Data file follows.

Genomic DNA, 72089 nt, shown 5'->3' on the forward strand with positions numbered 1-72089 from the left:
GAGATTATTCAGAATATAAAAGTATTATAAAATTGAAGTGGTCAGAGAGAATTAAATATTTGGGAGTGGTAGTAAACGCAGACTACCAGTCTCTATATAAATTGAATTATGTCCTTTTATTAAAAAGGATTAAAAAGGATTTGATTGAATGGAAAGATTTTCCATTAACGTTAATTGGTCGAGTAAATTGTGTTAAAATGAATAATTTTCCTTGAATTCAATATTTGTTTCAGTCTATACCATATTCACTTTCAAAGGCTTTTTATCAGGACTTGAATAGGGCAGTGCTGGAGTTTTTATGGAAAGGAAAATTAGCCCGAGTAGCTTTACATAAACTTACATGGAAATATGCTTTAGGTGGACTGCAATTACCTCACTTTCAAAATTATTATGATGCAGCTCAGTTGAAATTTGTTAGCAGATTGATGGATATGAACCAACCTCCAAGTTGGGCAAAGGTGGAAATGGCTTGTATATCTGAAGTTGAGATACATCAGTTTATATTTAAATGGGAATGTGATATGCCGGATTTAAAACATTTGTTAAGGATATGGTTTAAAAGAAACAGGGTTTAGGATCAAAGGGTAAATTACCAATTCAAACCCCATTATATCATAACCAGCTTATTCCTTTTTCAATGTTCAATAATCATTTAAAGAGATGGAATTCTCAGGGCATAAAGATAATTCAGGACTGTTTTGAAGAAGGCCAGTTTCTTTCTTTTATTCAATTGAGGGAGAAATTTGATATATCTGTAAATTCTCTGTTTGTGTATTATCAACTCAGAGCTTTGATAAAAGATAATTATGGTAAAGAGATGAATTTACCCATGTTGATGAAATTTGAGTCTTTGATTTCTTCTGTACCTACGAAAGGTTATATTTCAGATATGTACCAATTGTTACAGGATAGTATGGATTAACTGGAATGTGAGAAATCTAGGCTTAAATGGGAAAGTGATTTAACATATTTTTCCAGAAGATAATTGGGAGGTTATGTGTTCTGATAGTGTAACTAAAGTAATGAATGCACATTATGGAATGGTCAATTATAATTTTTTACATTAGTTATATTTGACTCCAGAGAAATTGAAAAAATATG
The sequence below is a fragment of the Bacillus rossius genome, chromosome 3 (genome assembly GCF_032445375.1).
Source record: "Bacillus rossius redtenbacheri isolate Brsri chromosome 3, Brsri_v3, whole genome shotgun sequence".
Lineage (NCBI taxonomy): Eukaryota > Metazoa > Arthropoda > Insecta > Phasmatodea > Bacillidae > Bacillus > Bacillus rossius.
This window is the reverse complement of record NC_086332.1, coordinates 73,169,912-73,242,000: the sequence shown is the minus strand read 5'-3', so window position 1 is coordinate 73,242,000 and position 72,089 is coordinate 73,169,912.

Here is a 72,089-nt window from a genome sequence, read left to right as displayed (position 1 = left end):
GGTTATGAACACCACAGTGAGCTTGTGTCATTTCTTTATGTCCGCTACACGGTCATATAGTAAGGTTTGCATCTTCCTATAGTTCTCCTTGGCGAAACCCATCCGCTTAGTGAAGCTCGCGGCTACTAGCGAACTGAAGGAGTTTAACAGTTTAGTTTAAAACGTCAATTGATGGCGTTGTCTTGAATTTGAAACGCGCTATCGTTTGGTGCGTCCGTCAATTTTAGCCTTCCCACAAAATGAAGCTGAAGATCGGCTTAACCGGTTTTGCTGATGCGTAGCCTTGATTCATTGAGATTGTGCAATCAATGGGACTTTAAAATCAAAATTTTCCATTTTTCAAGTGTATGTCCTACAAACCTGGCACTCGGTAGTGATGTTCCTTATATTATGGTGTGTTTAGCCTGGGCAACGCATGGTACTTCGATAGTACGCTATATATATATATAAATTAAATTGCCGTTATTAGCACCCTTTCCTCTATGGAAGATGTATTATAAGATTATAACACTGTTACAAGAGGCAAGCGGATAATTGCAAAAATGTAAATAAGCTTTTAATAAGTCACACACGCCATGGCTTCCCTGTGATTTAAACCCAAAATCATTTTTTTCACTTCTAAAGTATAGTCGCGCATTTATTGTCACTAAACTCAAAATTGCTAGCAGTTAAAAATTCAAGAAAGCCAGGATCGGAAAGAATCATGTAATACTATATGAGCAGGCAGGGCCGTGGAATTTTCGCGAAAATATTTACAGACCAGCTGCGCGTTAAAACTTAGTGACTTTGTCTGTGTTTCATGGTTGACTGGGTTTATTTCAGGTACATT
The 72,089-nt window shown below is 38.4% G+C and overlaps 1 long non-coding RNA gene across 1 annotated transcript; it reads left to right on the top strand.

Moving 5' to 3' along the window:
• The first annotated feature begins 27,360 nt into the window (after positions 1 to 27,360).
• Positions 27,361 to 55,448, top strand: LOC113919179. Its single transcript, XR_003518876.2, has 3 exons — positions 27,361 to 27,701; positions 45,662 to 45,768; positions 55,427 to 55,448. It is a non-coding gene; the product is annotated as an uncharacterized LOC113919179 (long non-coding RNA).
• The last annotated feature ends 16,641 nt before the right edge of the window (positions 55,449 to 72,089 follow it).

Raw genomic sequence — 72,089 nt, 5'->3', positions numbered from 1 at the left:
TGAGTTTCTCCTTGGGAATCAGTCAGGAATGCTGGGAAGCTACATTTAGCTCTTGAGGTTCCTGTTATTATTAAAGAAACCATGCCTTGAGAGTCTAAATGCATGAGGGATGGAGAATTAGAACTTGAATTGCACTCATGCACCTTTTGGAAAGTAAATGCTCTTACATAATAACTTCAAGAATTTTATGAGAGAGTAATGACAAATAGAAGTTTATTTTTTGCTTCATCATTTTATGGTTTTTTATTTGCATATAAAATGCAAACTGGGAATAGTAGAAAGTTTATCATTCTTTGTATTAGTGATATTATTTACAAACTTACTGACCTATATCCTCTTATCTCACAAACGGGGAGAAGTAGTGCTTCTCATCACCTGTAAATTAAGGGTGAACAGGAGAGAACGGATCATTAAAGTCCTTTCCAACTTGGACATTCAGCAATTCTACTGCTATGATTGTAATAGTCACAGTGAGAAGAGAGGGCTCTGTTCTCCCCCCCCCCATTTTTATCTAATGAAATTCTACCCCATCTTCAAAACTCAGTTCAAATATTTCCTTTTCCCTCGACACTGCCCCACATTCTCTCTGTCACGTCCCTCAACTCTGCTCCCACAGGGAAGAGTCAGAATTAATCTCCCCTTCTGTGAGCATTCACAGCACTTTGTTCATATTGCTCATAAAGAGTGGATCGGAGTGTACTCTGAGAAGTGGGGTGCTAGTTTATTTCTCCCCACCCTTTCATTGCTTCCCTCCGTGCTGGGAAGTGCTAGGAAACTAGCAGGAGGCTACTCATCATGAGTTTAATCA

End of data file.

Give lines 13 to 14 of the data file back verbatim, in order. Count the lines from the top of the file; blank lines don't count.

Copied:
• The last annotated feature ends 16,641 nt before the right edge of the window (positions 55,449 to 72,089 follow it).

Raw genomic sequence — 72,089 nt, 5'->3', positions numbered from 1 at the left: